The global agritourism market is expected to grow more than 7% a year, to $117 billion by 2027, according to Fortune Business Insights (no relation to Fortune). The U.S. represents about a third of this projected growth. Even as smaller farms have given way to Big Agriculture, agritourism taps into a resurgence of interest in farm-to-table eating, says David Rust, CEO and cofounder of Sagra Farms, a startup that develops and manages hospitality for working farms. “People know the food we eat has a major impact on health, the environment, and ties into broader social issues. The demand is so there.”

One of Rust’s clients, Hill Farm (from $199 a night), is an 18th-century former dairy nestled in Vermont’s Equinox Valley. Originally deeded by King George III, the farm’s inn has hosted travelers since the 1700s, but now guests are welcomed with house-brewed kombucha, a seed packet, and an overview of regenerative agriculture. Some guests arrive ready for DIY root cellaring and fiddlehead hunts along the Battenkill River. Others, Rust says, have “never pulled a carrot out of the ground.”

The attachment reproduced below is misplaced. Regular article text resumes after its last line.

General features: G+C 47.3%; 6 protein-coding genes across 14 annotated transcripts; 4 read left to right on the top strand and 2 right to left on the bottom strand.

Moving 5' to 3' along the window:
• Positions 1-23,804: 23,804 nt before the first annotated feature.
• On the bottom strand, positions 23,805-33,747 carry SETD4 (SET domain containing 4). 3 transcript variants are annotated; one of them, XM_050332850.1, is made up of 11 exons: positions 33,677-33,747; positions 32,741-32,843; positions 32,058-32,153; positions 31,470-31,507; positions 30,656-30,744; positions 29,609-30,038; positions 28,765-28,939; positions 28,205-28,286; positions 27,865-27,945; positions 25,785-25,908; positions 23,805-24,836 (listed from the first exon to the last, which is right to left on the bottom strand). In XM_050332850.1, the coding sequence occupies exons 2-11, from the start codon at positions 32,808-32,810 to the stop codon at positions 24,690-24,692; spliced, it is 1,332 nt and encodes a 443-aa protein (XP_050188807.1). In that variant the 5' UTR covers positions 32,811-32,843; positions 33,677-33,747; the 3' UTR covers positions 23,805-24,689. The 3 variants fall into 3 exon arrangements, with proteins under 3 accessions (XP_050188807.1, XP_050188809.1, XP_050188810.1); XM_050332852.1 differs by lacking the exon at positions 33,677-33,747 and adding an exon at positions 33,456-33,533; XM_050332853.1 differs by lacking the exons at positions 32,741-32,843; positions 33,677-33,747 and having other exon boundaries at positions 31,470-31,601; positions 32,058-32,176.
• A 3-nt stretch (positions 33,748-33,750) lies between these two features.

Picking wildflowers at Southall.
Courtesy of Heather Durham/Southall

Outside Nashville, Southall (from $839 a night) debuted its 62-key inn and 16 hillside cabins in December, after spending seven years setting up five acres of fields, traditional and hydroponics greenhouses, 175 chickens, 4 million bees, an orangerie, and a stately apple orchard marching down to a man-made lake dug out from wrecked old cattle pasture. 

“If you want to work with our farmers, get your hands dirty, and understand how true North American agriculture works, great,” says sales and marketing director Graham Stanley. “If you want to pick a potato and say you farmed, I’m good with that too.”

On the plate at Sojourner, the farm’s fauna-wallpapered restaurant, those potatoes are really something: caramelized fingerlings served with glossy short ribs braised in sorghum molasses. Guests see Southall’s bounty everywhere, in the ornamental flowers, the teensy potted succulents, and even the loofahs at the impeccable spa.

Interior view of Southall's Hillside two bedroom cottage with fireplace and cozy couch.
Southall’s Hillside two bedroom cottage.
Courtesy of Heather Durham/Southall